As I wrote in my last post, Microsoft has recently released a new version of Windows Live Photo Gallery, now simply known as “Photo Gallery”. That last post documented an issue that Photo Gallery has over its handling of geotags. In this post I want to look at what I would consider to be missed opportunities by Microsoft to set the lead in the field of software aimed at organising digital photos.
- Preservation and seamless interoperability of digital image metadata
- Interoperability and availability to all applications, devices, and services
Almost two years ago, in November 2010, the group published version 2 of its Guidelines for Handling Image Metadata. As I wrote at the time, it’s “a major new version of the Guidelines”. The document states:
This expanded specification builds on existing metadata standards to describe several emerging consumer properties that:
- Use regions to record faces, focus points, barcodes, or other data in an image
- Provide hierarchical keywords to richly describe and classify images
- Flexibly identify an image as part of a greater media collection
While software applications are supporting features such as people tags and hierarchical keywords, they use differing implementations, so that interoperability between applications is difficult, if not often impossible.
Version 2 of the Guidelines was an attempt to define a common specification in these areas, to drive interoperability forward.
What I find disappointing is that, nearly two years later, the new version of Photo Gallery has not implemented any of these proposed specifications, and continues with the old Microsoft-proprietary ways of doing things, despite the fact that Microsoft is a founding member of the Metadata Working Group.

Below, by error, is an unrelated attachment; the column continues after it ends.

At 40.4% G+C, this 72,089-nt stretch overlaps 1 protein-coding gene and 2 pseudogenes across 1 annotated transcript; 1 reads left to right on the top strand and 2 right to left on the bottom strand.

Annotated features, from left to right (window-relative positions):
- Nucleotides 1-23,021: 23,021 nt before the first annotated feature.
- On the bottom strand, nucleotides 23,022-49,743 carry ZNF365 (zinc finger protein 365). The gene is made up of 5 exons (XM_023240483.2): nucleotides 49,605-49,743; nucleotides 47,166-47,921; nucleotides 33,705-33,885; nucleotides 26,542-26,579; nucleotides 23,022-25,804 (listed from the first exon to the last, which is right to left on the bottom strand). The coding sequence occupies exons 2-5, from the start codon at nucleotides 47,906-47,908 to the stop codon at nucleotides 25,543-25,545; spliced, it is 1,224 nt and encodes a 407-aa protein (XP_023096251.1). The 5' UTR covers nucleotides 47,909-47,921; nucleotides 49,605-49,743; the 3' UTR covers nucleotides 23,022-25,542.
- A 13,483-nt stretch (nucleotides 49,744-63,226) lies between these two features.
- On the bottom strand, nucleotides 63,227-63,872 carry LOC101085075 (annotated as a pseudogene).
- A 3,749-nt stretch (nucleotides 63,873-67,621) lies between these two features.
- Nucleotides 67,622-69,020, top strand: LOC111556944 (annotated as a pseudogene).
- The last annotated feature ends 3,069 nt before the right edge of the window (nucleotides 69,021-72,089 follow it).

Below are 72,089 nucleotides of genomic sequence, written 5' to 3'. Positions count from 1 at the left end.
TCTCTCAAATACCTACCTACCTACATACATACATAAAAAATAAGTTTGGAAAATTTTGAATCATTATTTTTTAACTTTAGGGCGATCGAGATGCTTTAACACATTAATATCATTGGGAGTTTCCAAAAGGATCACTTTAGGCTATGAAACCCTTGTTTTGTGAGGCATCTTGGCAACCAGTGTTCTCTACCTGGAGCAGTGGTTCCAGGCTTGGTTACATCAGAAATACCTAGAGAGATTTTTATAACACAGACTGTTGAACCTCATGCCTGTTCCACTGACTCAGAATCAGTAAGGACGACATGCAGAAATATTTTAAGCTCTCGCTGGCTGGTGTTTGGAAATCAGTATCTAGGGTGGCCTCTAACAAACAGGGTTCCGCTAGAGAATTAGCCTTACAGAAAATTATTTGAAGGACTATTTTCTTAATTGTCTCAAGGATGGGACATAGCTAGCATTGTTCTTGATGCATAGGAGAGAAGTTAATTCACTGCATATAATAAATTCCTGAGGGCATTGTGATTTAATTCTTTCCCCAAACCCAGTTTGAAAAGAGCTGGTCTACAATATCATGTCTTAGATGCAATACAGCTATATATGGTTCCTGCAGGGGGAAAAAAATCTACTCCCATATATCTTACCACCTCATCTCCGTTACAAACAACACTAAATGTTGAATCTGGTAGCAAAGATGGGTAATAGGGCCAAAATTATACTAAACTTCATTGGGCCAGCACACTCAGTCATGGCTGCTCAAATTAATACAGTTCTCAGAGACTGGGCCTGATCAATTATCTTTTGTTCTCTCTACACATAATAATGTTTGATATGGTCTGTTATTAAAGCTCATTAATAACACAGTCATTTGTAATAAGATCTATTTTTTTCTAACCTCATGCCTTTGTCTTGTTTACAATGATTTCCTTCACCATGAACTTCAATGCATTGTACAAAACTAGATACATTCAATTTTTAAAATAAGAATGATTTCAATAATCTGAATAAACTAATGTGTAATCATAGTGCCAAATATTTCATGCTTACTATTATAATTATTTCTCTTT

Still, the same charge can also be levelled at Adobe, another founding member. Their latest version of Lightroom, Lightroom 4, also continues with the Adobe-proprietary ways of doing things. The result? You can forget about any real interoperability between Photo Gallery and Lightroom when it comes to People Tags and Hierarchical Keywords.
One last, rather ironic, point. Despite the fact that Google is not a member of the Metadata Working Group, I’m heartened to see that Google has actually implemented the version 2 Guidelines proposed standard for People Tags in version 3.9 of Picasa. So it can be done. C’mon Microsoft and Adobe, get with the programme, give us tools that actually talk to each other…